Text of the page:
To What End?

Let’s Elevate These Ideas – Inaugural Post

February 28, 2015

At AEA 2015 , Michael Quinn Patton led a session titled Lack-of-Vision Evaluation Ideas That Should Be Retired to Realize Visionary Evaluation for a Sustainable, Equitable Future The purpose of the session was to put to bed (retire) ideas, concepts and even words that are no longer relevant to evaluation practice in the 21st century. There were some great ones that came up which you can see Big Data, Statistical Independence and one of my favorites, Objectivity.

The session inspired us here at jdcPartnerships to flip the frame a bit. We want to offer up an idea, concept or word that we should embrace and integrate in to our minds and practices.

We figure we will do it monthly and see where it takes us. If you have any ideas you want to offer up for us to consider or which you want us to promote, reach out to either @jdeancoffey or jara@jdcpartnerships.com.

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Let’s elevate – The practice of logic modeling.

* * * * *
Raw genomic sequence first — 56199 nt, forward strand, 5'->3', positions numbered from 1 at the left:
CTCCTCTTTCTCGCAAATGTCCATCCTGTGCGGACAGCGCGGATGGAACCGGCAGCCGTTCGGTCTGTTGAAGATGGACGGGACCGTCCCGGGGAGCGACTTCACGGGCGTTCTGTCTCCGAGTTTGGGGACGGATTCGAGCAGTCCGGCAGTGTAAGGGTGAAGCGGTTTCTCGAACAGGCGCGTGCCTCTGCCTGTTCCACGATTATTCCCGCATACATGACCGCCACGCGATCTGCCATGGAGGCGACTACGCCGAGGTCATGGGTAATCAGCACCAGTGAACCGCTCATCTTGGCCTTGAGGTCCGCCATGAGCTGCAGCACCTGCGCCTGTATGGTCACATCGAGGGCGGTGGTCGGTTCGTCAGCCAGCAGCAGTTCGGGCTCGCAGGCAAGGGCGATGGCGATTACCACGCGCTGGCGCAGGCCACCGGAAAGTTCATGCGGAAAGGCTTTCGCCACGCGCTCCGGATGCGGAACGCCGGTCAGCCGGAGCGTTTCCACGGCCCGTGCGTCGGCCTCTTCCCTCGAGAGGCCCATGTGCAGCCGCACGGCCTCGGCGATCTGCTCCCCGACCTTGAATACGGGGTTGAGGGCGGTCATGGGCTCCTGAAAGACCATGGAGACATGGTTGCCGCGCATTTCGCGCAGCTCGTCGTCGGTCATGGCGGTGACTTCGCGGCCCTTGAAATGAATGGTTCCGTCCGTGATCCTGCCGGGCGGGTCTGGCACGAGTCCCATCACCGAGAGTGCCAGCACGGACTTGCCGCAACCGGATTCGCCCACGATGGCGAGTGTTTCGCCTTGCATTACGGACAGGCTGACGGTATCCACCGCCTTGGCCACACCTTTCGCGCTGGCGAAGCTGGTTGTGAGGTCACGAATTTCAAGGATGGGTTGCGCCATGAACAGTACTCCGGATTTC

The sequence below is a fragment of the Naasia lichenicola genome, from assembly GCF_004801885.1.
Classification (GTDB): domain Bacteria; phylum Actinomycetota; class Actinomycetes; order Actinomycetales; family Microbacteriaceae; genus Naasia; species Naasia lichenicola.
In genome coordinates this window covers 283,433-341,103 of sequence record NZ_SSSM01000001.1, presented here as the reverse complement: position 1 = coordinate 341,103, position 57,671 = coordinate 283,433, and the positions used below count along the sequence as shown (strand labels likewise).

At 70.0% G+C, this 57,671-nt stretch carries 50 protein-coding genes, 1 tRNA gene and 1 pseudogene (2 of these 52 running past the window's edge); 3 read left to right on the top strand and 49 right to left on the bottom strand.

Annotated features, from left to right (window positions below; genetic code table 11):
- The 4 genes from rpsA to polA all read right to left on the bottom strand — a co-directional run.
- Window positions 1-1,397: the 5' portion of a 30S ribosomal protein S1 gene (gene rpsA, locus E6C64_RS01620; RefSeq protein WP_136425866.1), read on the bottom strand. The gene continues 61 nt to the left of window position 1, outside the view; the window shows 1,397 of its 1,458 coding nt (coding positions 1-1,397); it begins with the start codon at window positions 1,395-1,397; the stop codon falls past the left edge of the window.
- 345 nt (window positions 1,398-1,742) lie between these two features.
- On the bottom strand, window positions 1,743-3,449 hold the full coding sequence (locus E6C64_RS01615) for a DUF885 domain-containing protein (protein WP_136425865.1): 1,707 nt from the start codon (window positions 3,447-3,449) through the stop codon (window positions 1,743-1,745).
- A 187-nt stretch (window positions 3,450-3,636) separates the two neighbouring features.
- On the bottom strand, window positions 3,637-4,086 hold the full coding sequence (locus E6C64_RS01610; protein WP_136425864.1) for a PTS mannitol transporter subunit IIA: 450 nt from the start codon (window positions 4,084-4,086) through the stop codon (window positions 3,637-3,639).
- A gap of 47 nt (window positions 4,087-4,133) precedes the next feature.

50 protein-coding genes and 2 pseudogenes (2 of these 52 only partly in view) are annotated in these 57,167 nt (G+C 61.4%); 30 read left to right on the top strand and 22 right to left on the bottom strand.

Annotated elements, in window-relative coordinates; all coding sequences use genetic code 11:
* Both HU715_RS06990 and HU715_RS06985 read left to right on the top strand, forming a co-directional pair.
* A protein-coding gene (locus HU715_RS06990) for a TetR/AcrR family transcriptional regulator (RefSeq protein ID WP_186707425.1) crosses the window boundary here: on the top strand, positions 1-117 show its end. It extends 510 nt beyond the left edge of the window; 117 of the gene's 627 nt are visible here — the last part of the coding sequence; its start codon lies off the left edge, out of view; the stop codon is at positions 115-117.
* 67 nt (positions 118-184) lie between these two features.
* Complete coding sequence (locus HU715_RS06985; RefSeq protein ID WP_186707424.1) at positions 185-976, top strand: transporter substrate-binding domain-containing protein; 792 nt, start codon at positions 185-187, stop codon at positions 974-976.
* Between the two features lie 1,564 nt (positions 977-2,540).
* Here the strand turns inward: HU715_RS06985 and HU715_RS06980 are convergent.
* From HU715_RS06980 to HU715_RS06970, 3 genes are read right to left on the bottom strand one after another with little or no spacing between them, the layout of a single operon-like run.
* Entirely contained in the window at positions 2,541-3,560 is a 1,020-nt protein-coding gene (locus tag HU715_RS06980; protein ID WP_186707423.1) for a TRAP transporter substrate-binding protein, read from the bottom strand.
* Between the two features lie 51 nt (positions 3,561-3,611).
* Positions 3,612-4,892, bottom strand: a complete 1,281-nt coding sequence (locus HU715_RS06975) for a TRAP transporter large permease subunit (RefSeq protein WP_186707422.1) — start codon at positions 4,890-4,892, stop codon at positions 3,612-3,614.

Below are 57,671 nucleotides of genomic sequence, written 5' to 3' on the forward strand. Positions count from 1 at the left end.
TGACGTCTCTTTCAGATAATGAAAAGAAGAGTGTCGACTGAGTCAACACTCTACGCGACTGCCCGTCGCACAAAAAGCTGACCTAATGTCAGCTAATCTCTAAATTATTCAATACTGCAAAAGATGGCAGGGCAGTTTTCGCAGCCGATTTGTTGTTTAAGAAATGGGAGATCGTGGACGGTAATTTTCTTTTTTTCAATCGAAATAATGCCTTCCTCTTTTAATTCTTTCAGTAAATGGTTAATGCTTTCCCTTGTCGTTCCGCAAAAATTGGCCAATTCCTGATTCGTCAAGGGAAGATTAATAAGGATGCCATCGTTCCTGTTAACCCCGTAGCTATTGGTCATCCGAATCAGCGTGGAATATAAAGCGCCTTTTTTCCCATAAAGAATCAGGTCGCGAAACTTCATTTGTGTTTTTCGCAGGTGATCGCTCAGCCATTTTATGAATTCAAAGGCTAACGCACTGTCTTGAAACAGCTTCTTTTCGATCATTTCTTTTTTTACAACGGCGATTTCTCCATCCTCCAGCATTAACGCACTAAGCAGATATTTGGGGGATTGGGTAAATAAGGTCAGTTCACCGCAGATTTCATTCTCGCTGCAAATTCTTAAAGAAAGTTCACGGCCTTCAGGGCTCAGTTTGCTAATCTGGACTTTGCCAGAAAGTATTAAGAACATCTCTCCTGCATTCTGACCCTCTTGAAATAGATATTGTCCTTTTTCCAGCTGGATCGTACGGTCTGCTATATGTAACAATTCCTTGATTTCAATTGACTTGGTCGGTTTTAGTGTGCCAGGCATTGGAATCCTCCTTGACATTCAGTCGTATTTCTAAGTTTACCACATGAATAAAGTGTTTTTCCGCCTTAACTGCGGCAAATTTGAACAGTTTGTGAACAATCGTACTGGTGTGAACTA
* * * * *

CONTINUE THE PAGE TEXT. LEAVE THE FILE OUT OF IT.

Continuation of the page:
This differs than the love hate relationship that the social and philanthropic sectors have with logic models.

The process of developing a logic model (of any type) if done correctly can be transformative in our experience. It can remain a useful reference point throughout that life span of a program and inform partnerships, planning, implementation and evaluation.

At jdcPartnerships, we rarely let a client for whom we are providing evaluation services get away without engaging in the process of developing one. To date, they have found developing a logic model incredibly useful. This holds true for those clients who entered in to the logic modeling process kicking and screaming.

Here are the benefits of logic modeling:

  • Illuminate and make transparent assumptions and context
  • Surface areas of misalignment around expectations
  • Create a container for dialogue that can strengthen program design
  • Document agreements and expectations about how change is supposed to happen
  • Identify gaps in logic and resources that may impact intended change
  • Serve as a reference point for evaluation, communications, partnership and on-going programmatic refinement

In this time of complexity and an increasingly dynamic environment, how could this could not be of value?

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